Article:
|WEN, NUAN - Washington State University
|MANNING-THOMPSON, YVONNE - Washington State University
Submitted to: Plant Disease
Publication Type: Peer Reviewed Journal
Publication Acceptance Date: 3/31/2019
Publication Date: 7/12/2019
Citation: Wen, N., Manning-Thompson, Y., Garland Campbell, K.A., Paulitz, T.C. 2019. Distribution of Cereal Cyst Nematodes (Heterodera avenae and H. filipjevi) in Eastern Washington State. Plant Disease. 103(9):2171-2178. https://doi.org/10.1094/PDIS-10-18-1881-SR.
Interpretive Summary: Cereal Cyst Nematode (CCN) (Heterodera avenae and H. filipjevi) are important pathogens of wheat and other cereal crops. H. avenae was first found in the US in W. Oregon and moved to NE Oregon in the 1980s. In 2010 we discovered it in eastern Washington, along with H. filipjevi in 2014. But little was known about the distribution of these two pathogens in wheat in eastern Washington. We developed DNA techniques that could identify the species in a single cyst, and surveyed fields from 2010 to 2017. H. avenae is the most widely distributed, while H. filipjevi appears to be confined to SE Whitman County.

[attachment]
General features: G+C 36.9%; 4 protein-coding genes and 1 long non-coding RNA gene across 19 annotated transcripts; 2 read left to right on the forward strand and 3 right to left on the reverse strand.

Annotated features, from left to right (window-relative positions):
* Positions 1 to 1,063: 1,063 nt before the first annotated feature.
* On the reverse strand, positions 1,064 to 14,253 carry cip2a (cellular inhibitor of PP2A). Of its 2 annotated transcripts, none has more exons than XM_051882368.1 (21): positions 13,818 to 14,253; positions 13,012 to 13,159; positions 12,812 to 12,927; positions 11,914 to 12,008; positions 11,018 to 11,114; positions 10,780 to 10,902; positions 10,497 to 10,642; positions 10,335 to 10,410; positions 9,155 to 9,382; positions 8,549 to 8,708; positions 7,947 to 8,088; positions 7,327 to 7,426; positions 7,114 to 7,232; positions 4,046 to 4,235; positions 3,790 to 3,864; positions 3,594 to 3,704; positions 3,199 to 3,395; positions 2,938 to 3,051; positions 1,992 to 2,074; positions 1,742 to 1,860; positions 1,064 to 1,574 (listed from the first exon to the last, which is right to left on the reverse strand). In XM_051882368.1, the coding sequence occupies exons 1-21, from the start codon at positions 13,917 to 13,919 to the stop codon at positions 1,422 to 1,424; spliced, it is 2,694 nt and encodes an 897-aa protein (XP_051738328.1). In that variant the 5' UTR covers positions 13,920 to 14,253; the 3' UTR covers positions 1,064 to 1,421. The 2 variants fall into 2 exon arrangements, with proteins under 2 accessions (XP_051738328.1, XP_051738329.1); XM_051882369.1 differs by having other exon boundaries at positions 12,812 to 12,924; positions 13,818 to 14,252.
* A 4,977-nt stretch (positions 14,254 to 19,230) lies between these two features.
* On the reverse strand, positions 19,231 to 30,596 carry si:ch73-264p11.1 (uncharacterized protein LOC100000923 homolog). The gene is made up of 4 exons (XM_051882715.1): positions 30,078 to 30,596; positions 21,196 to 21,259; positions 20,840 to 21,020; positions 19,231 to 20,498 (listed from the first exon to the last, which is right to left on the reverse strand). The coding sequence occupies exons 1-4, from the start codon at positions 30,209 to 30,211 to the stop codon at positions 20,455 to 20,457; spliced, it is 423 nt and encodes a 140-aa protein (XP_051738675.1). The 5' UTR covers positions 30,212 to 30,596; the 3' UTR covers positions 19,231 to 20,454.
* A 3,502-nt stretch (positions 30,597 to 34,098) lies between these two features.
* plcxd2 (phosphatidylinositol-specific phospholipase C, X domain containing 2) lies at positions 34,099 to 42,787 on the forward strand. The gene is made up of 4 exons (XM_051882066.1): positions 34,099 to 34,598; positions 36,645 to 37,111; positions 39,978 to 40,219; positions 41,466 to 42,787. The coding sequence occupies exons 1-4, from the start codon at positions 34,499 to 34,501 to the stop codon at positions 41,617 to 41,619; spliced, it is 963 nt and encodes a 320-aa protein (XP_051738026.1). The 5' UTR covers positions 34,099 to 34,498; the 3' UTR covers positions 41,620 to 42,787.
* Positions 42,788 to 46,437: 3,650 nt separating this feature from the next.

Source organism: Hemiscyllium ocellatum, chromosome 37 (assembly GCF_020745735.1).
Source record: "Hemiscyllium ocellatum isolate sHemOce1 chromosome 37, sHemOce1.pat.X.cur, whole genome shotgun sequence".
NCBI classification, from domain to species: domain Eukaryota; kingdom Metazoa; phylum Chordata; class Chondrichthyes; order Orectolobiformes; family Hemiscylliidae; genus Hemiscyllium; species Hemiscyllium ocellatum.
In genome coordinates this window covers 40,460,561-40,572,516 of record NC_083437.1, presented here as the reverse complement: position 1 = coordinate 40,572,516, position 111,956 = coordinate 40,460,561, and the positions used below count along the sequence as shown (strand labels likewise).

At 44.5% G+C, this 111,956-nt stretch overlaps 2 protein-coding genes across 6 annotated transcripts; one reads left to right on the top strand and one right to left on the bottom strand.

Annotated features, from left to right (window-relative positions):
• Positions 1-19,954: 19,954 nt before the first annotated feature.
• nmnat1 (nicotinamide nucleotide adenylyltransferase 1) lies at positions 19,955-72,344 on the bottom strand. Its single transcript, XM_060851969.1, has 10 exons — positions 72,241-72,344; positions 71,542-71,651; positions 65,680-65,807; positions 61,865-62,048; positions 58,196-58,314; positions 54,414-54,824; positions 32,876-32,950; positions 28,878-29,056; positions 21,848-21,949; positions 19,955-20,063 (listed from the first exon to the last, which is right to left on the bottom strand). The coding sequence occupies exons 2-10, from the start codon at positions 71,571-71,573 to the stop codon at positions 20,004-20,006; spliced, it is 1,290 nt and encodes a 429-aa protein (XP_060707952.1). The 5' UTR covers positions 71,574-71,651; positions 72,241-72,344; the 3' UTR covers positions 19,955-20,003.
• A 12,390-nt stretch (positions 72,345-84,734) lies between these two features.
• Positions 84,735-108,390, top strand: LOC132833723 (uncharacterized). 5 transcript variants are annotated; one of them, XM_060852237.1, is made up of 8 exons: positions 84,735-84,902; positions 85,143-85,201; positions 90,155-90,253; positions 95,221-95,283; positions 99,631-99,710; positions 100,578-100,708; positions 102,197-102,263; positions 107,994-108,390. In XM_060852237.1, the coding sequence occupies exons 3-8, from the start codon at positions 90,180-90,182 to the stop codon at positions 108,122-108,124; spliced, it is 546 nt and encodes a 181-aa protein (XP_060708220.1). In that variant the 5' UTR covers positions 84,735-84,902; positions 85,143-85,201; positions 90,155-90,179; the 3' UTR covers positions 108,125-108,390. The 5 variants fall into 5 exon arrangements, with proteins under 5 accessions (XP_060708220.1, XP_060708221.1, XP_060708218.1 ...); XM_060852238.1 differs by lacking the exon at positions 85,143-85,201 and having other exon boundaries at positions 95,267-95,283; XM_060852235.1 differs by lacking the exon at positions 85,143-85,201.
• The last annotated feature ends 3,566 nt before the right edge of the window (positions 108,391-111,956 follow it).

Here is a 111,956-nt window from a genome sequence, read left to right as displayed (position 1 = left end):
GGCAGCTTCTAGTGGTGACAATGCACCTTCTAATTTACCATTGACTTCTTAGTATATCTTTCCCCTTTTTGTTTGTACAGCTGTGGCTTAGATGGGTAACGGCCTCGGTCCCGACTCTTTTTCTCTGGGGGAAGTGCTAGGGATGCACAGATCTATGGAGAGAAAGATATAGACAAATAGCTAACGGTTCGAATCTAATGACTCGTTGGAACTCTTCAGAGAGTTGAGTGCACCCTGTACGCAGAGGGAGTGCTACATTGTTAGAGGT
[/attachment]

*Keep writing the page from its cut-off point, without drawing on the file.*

Technical Abstract: Cereal cyst nematodes (CCN, Heterodera avenae and H. filipjevi), cause substantial world-wide yield loss in small grain cereals such as wheat, barley and oat. H. avenae was first detected in the United States in Oregon in 1974 and had spread to northeast Oregon by the mid-1980s. Although H. avenae was detected in eastern Washington in 1984, extensive infestations were not noticed until 2010. H. filipjevi, first detected in Oregon in 2008, was found in eastern Washington in 2014. Thus an extensive survey was undertaken in eastern Washington and methods were developed to distinguish species using DNA sequencing of single cysts. In this study, we surveyed 356 wheat and barley fields in eastern Washington from 2007 to 2017. CCN from the infested locations were identified to species level by sequencing the ribosomal internal transcribed spacers (ITS) and/or 28S ribosomal RNA (rRNA) genes. The sequences were compared in the GenBank database in the National Center for Biotechnology Information (NCBI), to identify species. The results show that H. filipjevi was primarily confined to southern Whitman County, WA; and H. avenae had a wider distribution across the higher precipitation annual cropping area of eastern Whitman County, WA. Knowledge of species identification is critical for deployment of host resistance as an effective means of management, since resistance genes for one species of CCN may not be effective against the other.